Cypress Hill was permanently banned from "Saturday Night Live" after breaking a rule during their performance. Before they got on stage the group says they were told they could do whatever they wanted in the green room but weren't allowed to "light up" anywhere else — especially on stage. Muggs decided that despite the warning from the network, as well as their record label, he wanted to stand his ground during the performance.
"I felt like, to me, Muggs wanted to make that statement. He asked me to light the joint up on stage, and I said, 'I'm not doing that, man.' Before we did that second song, we agreed that we weren't going to light up nothing. If you look, I was surprised that he did that...When the hammer swung and we were banned from 'Saturday Night Live' forever, we understood how serious it was. And understandably so — the world wasn't ready for anything near that at that time...In the early '90s, it earned us a kick in the ass from 'Saturday Night Live,' and I haven't seen that episode in reruns. It would have been cool to do 'Saturday Night Live' again, but me personally, I didn’t think it was a great thing to do for our first time on 'SNL,' but we paid the price and we moved on," Sen Dog told Village Voice.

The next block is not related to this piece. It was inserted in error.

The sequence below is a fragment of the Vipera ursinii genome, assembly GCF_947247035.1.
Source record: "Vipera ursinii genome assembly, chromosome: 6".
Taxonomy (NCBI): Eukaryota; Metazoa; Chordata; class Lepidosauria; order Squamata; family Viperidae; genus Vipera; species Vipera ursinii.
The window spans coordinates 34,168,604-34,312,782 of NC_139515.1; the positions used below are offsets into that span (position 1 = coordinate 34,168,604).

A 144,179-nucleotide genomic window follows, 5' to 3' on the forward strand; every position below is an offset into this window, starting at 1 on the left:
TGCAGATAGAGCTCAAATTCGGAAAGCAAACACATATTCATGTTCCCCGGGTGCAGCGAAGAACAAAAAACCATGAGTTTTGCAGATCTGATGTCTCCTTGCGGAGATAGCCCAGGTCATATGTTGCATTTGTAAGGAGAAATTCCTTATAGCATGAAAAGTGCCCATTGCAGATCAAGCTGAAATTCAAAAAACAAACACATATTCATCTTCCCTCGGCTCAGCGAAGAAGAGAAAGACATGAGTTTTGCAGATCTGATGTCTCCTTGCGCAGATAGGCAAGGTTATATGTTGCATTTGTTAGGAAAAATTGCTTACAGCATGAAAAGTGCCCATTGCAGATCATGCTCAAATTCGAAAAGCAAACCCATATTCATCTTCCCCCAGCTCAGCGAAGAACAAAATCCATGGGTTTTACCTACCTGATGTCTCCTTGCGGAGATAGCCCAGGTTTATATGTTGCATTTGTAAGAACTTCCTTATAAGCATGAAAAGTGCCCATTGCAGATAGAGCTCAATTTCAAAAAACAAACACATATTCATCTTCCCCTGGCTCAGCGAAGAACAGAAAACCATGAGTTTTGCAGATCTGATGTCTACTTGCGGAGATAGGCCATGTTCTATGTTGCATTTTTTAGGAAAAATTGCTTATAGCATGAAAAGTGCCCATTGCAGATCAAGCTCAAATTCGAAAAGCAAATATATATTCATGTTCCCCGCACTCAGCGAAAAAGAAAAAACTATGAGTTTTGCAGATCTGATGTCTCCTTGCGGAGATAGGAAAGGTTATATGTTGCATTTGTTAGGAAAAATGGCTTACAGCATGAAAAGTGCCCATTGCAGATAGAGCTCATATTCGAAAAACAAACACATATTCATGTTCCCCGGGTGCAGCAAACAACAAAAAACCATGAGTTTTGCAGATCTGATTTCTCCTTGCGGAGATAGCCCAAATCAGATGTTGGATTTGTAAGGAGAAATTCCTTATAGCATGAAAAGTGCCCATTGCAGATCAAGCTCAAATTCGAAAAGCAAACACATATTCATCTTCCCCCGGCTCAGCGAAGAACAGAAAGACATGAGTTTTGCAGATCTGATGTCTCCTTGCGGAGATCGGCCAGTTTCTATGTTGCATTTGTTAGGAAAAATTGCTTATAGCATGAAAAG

Steven Seagal was never invited back to "Saturday Night Live" after hosting the show in 1991. The actor simply didn't mesh with the show's brand of comedy and reportedly refused to make fun of himself. On top of that, some behind-the-scenes staff say that Steven treated everyone pretty poorly. Lorne Michaels even went as far as to call Steven the "worst host ever" during Nicolas Cage's monologue in a later episode.
"He just wasn't funny and he was very critical of the cast and the writing staff. He didn’t realize that you can't tell somebody they're stupid on Wednesday and expect them to continue writing for you on Saturday," Tim Meadows wrote in "Live From New York."